Larry Jordan: What else have we got?

James DeRuvo: This one really stunned me. Only ten months ago, DJI had announced the Phantom 4 quadcopter, with its 4K live streaming, it was a really big splash. They did this big live stream over the web that was worldwide in four or five different locations. They killed it this week. The Phantom 4 is no longer being made. It’s being replaced by the Phantom 4 Pro, so it’s kind of just an upgrade, and so they’re not going to make the standard model any more. It kind of makes me wonder if the Phantom 5 is going to be coming really soon. They also discontinued the Phantom 3, and for those looking to buy a Phantom 4 Mavic Pro now, you’d better do it right now, because DJI is about to close down production for about three weeks in observance of Chinese New Year. Stock is going to be limited for a while, so there’s no time like the present to buy a DJI drone if you’re wanting to get into aerial cinematography.

Larry Jordan: Do you see this as streamlining or as simply upgrading from the 4 to the 4 Pro?

James DeRuvo: The answer is yes. I honestly think it’s both. The Phantom 3 was getting old anyway. The Phantom 4 Pro is a lot better, you get 4K 60 and a lot of better features, and DJI just bought Hasselblad, so I’m sure the Phantom 5 might have some of those micro four thirds features that might be able to come with it. So I think it’s a combination of streamlining and the fact that people have to decide between the Phantom 4 and the Phantom 4 Pro and the Mavic Pro. Let’s just weather it out, streamline it , get it down to our best drone and move forward, and I think that’s what they’re doing. Plus with the closing down of the production line for the next three weeks, they’re probably going to use that time to retool, and I think it’s a good idea. It just came out of nowhere, nobody was expecting it.

Larry Jordan: OK, what else have we got?

James DeRuvo: There’s this really cool new virtual reality camera called the TwoEyes and it calls itself the world’s first 4K, 3D virtual reality camera. Did you ever see the movie Wall-E?

Larry Jordan: Yes.

James DeRuvo: The cute little robot. Well the camera itself kind of looks like the head of Wall-E. It’s got four fisheye lenses, two in the front, two in the back, so that it can do a 360 binocular 3D virtual reality experience. Or, if you turn it to a vertical position, it can go as a single eye, 360 mode. So you can do a standard 360 that you can get with like the Ricoh Theta S, or the Samsung Gear VR, or you can turn it horizontally and you can do a 3D binocular 4K 360. It’s got a built in giro sensor, it switches the modes automatically, and it’s really cool. And it will also record in conventional 3D so you can get that red blue overlay kind of thing for regular 3D. So they just finished their Kickstarter campaign, and raised like five times the amount they were looking for, and it’s a really cool little 3D virtual reality camera for 360 video.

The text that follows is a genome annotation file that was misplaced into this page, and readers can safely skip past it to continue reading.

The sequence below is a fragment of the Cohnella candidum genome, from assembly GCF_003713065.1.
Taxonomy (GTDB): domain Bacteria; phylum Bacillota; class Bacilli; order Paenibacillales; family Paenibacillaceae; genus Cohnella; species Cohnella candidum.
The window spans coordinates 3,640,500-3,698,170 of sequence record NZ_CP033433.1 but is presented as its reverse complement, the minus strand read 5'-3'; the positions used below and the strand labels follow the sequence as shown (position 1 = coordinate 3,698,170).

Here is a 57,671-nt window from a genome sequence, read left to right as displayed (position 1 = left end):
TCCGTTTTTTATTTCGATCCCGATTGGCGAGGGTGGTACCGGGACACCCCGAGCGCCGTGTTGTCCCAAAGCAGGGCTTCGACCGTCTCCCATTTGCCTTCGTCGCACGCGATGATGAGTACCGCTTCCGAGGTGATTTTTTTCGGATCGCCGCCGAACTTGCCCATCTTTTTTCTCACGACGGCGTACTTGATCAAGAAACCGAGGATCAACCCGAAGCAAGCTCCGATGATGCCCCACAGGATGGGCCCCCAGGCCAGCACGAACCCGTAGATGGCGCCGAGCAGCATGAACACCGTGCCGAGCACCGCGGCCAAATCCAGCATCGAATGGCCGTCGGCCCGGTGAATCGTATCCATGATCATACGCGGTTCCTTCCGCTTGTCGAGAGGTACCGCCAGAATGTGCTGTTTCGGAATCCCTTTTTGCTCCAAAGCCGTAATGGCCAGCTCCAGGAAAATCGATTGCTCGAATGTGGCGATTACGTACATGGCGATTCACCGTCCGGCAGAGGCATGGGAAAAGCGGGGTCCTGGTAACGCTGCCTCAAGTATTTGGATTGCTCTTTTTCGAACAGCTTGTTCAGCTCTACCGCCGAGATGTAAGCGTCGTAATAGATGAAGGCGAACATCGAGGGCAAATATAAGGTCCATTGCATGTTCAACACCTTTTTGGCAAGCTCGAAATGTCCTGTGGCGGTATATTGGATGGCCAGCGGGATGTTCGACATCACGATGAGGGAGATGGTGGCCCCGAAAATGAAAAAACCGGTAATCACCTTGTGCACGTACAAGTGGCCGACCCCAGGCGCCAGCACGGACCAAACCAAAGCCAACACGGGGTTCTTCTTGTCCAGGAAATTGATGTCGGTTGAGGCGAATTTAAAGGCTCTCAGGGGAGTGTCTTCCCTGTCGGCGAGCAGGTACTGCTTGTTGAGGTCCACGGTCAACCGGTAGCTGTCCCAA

Larry Jordan: Very cool. James, for people that need more information, where can they go on the web to learn more?

James DeRuvo: All this and more can be found at

Larry Jordan: James DeRuvo is the senior writer for and returns with our weekly news update next week. We’ll talk to you in a week.

James DeRuvo: OK Larry.

Larry Jordan: Bye bye.

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Larry Jordan: Emma Dewing is a former ballerina, now she teaches and choreographs aspiring dancers. She teaches ballet, point, partnering, yoga and acro. She’s also a singer songwriter, and is working on her first album. Hello Emma, welcome.

Emma Dewing: Hi, thank you so much for having me.

Larry Jordan: Emma, I was looking at your resume. You began as a ballerina. Why did you make the transition to choreography?

Emma Dewing: I began as a ballerina pretty young, did it my whole life. I turned professional at 16, ended up getting an injury that was pretty fatal to my career to my shins, and all that strenuous training. So I decided at that moment to never give it up, and my way of continuing was to give back to the next generation by teaching and choreographing, and it was a great way for me to still be involved after that injury happened, because when I got injured, I was 16 and that was the first year I turned professional. So it was the most exciting time, and also the most crushing because I had just made pro, and then it just got taken away in a blink of an eye. So choreography was a great way to still be a part of that world and feel like I’m still able to dance in a way.